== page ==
While puppies are no doubt adorable, they are also prone to getting into piles of trouble.

If you're planning to adopt a furry friend, here are some potential dangers to look out for. (And many of these safety tips apply to adult pets as well.)

7 house hazards

Electrical cords. Puppies love nothing better than to chew on things -- and electrical chords are no exception. Chewing on cords can cause burns to the mouth, electrical shock or even death. Be sure to conceal or cover them whenever possible.

Houseplants. Some houseplants -- such as Calla lilies, azalea, ivy and begonias -- can be toxic to dogs. Be sure to do your research on what plants are toxic and replace them with nontoxic plants or place them out of reach. (The APSCA has information on plants that can be potentially poisonous to pets.)

Small objects and clothing. Swallowing a small toy or an object like an earring or a coin can cause a dog to choke or result in a dangerous intestinal blockage. Keep laundry baskets off the floor to prevent your dog from ingesting socks, nylons, etc.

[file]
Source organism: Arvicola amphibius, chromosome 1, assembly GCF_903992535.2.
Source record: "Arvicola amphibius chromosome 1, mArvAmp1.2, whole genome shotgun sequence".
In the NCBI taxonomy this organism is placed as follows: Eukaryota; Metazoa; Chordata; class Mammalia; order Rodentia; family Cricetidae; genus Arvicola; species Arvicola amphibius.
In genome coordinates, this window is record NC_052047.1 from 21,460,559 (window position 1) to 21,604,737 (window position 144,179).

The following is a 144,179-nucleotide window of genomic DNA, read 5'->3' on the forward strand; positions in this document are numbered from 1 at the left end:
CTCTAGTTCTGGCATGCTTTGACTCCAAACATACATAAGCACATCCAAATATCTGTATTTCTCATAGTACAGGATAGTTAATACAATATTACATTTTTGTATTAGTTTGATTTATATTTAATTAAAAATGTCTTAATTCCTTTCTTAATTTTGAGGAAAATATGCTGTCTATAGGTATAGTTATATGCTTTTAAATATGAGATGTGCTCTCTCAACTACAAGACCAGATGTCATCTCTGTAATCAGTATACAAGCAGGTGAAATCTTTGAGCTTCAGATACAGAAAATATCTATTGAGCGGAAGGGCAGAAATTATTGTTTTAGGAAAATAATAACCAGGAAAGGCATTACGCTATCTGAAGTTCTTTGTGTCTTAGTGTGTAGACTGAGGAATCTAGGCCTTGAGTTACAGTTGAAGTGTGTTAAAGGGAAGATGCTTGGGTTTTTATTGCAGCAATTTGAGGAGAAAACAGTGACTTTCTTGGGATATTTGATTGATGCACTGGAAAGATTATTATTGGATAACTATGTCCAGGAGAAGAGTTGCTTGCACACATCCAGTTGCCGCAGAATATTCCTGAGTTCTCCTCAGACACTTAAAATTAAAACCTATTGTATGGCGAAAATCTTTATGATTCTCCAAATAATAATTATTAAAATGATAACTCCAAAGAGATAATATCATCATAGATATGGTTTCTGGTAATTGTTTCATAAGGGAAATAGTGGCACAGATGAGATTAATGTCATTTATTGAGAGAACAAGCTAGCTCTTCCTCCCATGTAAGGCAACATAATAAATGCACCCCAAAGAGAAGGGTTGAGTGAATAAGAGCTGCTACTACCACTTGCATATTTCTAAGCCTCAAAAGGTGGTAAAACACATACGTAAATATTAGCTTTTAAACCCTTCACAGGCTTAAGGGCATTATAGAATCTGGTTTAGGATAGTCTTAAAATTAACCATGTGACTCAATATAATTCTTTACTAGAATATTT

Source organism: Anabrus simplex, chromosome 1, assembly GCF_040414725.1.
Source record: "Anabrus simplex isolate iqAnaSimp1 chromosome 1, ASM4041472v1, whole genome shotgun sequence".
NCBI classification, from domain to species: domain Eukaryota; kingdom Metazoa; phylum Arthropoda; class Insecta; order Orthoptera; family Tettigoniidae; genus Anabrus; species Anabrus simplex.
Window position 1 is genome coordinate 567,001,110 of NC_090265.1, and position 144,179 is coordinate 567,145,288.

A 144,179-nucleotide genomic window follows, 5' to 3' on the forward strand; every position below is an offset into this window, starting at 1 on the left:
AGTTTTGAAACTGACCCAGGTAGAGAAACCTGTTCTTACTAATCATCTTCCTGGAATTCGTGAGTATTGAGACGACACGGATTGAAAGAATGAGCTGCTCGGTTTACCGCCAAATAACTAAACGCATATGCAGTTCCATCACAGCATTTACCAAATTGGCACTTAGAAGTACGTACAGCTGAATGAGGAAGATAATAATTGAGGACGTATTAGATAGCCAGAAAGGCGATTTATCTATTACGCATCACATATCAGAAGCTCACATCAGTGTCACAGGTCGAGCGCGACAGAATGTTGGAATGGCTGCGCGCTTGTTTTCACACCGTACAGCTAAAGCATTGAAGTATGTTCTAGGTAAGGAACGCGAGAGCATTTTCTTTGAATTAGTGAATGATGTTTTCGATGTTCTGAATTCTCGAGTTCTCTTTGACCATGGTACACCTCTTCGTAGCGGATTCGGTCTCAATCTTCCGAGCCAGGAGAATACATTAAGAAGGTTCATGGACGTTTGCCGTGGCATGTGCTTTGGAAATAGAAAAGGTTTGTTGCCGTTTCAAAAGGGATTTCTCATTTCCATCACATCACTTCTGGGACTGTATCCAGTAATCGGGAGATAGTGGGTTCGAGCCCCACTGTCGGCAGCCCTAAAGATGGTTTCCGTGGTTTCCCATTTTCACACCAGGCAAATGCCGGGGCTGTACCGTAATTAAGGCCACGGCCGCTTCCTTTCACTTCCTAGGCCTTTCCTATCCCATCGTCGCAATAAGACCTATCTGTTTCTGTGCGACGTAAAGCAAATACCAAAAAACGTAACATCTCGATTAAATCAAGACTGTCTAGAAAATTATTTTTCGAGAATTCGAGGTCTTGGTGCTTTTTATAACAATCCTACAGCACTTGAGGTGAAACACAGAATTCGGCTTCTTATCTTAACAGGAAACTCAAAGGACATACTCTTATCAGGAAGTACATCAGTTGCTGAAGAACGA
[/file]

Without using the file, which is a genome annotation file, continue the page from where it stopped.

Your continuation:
Food. Certain food items such as chocolate, onions, chicken bones, plastic food wrap, coffee grounds and the string from a roast can be hazardous for your dog. Uncooked meat, fish, and poultry can contain disease-causing bacteria, such as E. coli. Be especially aware of kitchen risks during holiday feasts and celebrations. (See Pet-proof your celebration.)

Medications. Keep all medications out of reach from your puppy. Do not leave vitamins or other pills out on the kitchen counter or table. Remember: a determined puppy can chew quite easily through a plastic container.

Cleaning supplies . Similar as you would with an infant, keep cleaning supplies in high cupboards (or use childproof latches to secure lower cupboards). If you're using liquid or spray cleaners, remove your puppy from the area because the vapors can be harmful to his lungs and eyes.

Bathroom. Trash cans can pose a number of potential risks including razors and dental floss. Be sure to put them up high where your dog cannot get into them. And avoid using automatic toilet bowl cleaners if you cannot keep your pup from drinking out of the toilet.


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Cynthia Ross Cravit